Adapting any popular children’s book for the screen is a lofty endeavor, but Scary Stories to Tell in the Dark posed a unique challenge. The original book series by Alvin Schwartz is most famous for Stephen Gammell’s grotesque illustrations, visions of creatures that seem to have materialized out of evil mist, straight from a whirlpool of nightmares and onto the page. There’s the ghost of Aaron Kelly, the rotting woman from “The Haunted House,” the deformed rat from “Sam’s New Pet.” They all possess a specific visual signature that Scary Stories producer Guillermo del Toro and director André Øvredal knew they needed to re-create faithfully if their movie was going to land with fans.
Fortunately, del Toro and Øvredal both know their way around a monster. The Oscar-winning Mexican filmmaker has built his career on making impossibly hellish creatures feel possible (Pan’s Labyrinth, Mimic, Hellboy), and Øvredal, who is Norwegian, broke out with his documentary-style chronicle of a Nordic myth, Trollhunter. To bring their patchwork of torment to life, del Toro hired a dream team of creature creators — Mike Hill, Mike Elizalde, and Norman Cabrera — and instead of building the monsters via assembly line, each person was given a ghoul to oversee from the beginning of production to the end, including supervising and modifying the live actors and their costumes on set.
Vulture spoke with del Toro and Øvredal about what the producer has dubbed a “young adult” horror movie, and dug into how they brought Gammell’s gossamer-thin sketches into its three-dimensional world.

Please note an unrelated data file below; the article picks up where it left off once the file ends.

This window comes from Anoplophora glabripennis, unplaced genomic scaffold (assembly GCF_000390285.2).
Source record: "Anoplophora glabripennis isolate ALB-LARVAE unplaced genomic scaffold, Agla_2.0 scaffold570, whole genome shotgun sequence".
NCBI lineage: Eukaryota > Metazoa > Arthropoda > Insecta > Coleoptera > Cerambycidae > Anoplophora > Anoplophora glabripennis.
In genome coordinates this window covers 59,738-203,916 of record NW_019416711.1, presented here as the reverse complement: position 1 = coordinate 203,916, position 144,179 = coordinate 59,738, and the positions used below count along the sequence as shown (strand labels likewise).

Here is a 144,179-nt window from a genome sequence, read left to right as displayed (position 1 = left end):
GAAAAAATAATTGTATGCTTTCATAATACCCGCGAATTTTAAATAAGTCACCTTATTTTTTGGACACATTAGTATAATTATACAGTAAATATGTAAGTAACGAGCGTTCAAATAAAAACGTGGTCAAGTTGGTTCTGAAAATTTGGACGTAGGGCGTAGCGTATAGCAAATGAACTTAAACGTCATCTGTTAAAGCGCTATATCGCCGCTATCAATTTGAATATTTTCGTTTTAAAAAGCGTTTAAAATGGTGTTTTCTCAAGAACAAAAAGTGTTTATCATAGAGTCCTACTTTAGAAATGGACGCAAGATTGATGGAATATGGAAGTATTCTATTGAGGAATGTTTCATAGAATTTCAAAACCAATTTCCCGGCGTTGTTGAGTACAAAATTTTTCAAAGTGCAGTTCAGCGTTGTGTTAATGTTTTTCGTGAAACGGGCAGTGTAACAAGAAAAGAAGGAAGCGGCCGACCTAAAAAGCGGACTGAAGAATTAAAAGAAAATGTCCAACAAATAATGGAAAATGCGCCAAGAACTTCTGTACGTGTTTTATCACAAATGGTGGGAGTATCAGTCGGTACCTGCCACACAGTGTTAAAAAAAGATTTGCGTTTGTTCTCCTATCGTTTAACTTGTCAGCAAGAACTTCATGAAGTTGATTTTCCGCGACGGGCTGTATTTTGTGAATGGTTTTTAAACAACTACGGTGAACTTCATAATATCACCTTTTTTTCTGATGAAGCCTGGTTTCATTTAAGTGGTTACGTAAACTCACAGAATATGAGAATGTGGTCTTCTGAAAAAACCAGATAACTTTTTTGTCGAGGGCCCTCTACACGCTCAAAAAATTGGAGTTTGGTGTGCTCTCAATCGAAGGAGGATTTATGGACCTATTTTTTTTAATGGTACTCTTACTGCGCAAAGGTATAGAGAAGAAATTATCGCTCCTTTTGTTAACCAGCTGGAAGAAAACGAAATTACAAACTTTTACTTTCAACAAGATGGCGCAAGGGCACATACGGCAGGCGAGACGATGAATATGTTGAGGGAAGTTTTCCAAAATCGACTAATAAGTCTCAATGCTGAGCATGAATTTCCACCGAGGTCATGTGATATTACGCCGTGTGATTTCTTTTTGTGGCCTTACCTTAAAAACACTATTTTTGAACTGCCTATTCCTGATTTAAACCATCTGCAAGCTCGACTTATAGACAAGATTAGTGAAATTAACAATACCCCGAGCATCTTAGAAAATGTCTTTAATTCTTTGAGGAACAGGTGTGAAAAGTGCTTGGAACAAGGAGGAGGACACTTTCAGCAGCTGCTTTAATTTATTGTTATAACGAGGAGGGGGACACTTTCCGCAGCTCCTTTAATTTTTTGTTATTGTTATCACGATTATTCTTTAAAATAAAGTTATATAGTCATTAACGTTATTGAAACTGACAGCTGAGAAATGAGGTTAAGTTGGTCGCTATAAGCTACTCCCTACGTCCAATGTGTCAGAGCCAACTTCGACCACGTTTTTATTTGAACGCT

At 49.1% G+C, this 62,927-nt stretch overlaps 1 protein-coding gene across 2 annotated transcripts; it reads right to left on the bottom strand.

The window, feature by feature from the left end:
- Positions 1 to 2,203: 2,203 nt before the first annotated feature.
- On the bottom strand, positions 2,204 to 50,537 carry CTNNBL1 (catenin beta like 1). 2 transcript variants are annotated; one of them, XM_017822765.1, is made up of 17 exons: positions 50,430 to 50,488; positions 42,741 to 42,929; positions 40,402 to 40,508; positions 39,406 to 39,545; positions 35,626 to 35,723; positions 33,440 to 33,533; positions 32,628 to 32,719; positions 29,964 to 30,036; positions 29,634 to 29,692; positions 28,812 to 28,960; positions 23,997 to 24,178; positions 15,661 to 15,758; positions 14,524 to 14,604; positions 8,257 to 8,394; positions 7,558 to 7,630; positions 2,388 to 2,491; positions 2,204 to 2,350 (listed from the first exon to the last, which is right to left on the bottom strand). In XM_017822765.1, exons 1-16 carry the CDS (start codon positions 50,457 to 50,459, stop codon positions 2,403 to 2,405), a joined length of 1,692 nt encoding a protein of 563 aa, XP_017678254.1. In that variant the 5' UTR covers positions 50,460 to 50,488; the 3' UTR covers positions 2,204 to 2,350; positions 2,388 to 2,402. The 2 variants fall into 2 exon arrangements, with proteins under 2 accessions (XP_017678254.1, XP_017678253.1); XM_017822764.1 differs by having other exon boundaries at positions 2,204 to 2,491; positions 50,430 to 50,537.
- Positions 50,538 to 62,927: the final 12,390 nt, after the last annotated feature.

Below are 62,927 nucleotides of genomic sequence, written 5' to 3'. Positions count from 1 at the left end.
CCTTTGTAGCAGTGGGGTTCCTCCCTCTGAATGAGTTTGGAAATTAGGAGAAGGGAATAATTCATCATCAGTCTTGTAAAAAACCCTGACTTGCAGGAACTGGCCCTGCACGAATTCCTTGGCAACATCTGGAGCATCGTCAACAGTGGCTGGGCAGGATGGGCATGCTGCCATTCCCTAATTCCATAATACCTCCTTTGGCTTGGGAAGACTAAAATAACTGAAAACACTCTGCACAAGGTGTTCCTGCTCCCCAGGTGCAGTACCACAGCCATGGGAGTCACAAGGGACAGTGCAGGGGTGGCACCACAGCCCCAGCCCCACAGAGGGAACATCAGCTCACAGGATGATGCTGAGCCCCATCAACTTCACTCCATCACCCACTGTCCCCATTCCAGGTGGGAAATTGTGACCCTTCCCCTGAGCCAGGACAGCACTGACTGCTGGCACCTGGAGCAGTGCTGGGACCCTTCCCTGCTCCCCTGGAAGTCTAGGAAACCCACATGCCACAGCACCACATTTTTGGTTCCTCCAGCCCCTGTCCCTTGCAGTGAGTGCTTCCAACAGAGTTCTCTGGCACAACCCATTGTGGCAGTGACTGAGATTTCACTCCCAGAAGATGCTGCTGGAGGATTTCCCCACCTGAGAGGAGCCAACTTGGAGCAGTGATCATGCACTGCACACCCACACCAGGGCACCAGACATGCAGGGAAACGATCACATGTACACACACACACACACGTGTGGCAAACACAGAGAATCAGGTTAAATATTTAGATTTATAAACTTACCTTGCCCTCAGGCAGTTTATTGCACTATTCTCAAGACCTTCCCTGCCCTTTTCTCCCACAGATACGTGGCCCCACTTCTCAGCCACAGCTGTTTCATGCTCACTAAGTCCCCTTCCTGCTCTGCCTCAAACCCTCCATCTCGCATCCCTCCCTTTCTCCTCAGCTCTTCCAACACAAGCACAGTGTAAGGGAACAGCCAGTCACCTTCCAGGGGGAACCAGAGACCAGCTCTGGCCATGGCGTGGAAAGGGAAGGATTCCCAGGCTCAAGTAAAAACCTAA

The Jangly Man
The Jangly Man is the only hybrid creature in Scary Stories. To create him, the filmmakers pulled from a few of Schwartz’s stories to make what del Toro calls “an amalgam” of various specters. There’s a bit of “Me Tie Dough-ty Walker,” which is the refrain that the Jangly Man repeats when he appears to terrorize one of Scary Stories’ young protagonists, Ramón (Michael Garza). The Jangly Man enters the film by falling down a chimney in pieces, his waxy head arriving first, followed by his severed limbs, and finally, with a thump, his torso, echoing the original sequence from the book. But once the chunks of body assemble into a whole man, del Toro says his complete form was inspired by the limber dancing corpse from the tale “Aaron Kelly’s Bones,” which was meant to evoke the trauma Ramón experienced after losing his older brother to the war in Vietnam.